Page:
[2] I’d be curious to hear if any other fellow attendees experienced card theft. I wrote to the hotel to alert them to the multiple thefts but heard nothing back – which may be expected because no-one wants to admit to having lax security.


The Dudes Do ATIA 2015: Day 2 – Of Powwows and Portmanteaus

The day before the Dudes left for the Assistive Technology Industry Association (ATIA) conference happened to be Lewis Carroll’s birthday. Folks who know me well – and maybe some who just happened to have heard me in presentations – will be painfully aware that I recommend Carroll’s Alice’s Adventures in Wonderland and Through the Looking Glass to anyone with the slightest interest in language. In fact, both books should be on the required reading list for all Educators and Speech and Language Therapists/Pathologists – seriously. Read the following single sentence as spoken by the Duchess in Wonderland and savor the complexity:

Never imagine yourself not to be otherwise than what it might appear to others that what you were or might have been was not otherwise than what you had been would have appeared to them to be otherwise.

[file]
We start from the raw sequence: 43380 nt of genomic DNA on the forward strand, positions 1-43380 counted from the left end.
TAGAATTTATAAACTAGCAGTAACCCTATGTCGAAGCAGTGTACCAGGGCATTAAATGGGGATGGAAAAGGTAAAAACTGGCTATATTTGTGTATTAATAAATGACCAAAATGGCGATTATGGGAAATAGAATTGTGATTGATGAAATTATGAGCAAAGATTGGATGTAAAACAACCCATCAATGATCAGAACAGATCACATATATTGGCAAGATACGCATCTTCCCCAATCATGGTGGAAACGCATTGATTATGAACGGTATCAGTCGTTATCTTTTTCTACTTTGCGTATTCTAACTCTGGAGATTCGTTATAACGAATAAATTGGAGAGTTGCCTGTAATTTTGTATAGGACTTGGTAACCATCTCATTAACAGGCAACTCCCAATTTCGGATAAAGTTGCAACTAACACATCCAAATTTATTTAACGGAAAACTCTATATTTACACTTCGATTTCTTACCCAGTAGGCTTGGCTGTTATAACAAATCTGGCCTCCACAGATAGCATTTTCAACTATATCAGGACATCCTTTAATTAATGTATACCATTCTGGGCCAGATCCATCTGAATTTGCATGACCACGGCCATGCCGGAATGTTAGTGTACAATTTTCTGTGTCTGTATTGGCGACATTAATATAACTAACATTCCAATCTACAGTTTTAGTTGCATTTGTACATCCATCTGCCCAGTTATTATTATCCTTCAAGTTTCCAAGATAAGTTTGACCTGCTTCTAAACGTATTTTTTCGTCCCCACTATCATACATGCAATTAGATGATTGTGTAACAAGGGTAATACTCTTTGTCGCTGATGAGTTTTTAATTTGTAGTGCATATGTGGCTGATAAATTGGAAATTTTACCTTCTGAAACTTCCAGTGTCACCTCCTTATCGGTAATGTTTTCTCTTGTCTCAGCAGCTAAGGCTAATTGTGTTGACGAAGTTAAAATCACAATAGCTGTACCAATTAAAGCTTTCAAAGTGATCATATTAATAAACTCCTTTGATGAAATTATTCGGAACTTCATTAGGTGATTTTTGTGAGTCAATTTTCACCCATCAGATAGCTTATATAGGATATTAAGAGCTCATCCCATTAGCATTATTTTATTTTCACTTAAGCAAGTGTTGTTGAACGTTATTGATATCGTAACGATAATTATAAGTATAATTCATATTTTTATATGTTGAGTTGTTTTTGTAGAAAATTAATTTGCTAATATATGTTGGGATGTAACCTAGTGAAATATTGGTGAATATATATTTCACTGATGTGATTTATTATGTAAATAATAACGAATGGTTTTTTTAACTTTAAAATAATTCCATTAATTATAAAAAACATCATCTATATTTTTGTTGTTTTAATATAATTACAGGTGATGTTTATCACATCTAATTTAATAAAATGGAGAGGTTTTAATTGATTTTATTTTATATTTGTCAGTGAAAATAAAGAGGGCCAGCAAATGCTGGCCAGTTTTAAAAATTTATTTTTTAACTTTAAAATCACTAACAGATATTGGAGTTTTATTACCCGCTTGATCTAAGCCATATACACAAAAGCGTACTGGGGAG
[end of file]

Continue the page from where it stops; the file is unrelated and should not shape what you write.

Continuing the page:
Now parse it. There’s glory for you [1]. The books are just overflowing with words, phrases, and sentences that can provide enough material for several seminars on morphology, syntax, semantics, and pragmatics.

Time for a Powwow

Time for a Powwow

Coincidentally, or perhaps serendipitously, on the same day a Twitter colleague, @TactusTherapy, posted that she was about to take part in an appathon, which is clearly a blend of the words application and marathon. This is commonly referred to as a portmanteau word, a term first used by Carroll in Through the Looking Glass, when Humpty Dumpty is explaining what the words in the poem Jabberwocky mean:

“Well, slithy means ‘lithe and slimy.’ Lithe is the same as active. You see it’s like a portmanteau — there are two meanings packed up into one word.”

He then gives another example of a portmanteau with mimsy, which is a jamming together of miserable and flimsy. Linguists call these blends, or perhaps more specifically lexical blends – as distinct from, say, phonological blends where two or more sounds run together to end up as one. Other examples include positron (1933: positiveelectron); guesstimate (1936: guessestimate); skort (1951: skirtshorts); modem (1958: modulatordemodulator); metrosexual (1994: metropolitanhetero/homosexual); and hacktivist (1995: hackeractivist). My @TactusTherapy colleague also pointed out that she’d just come across a new portmanteau, listicle, to refer to one of those “5 Ways to Drive Your Lover Wild” or “10 Words Guaranteed to Get You a New Job” articles, where it’s basically a list modified into prose. Hence it’s a portmanteau of list and article.

ATIA15 Powwow 1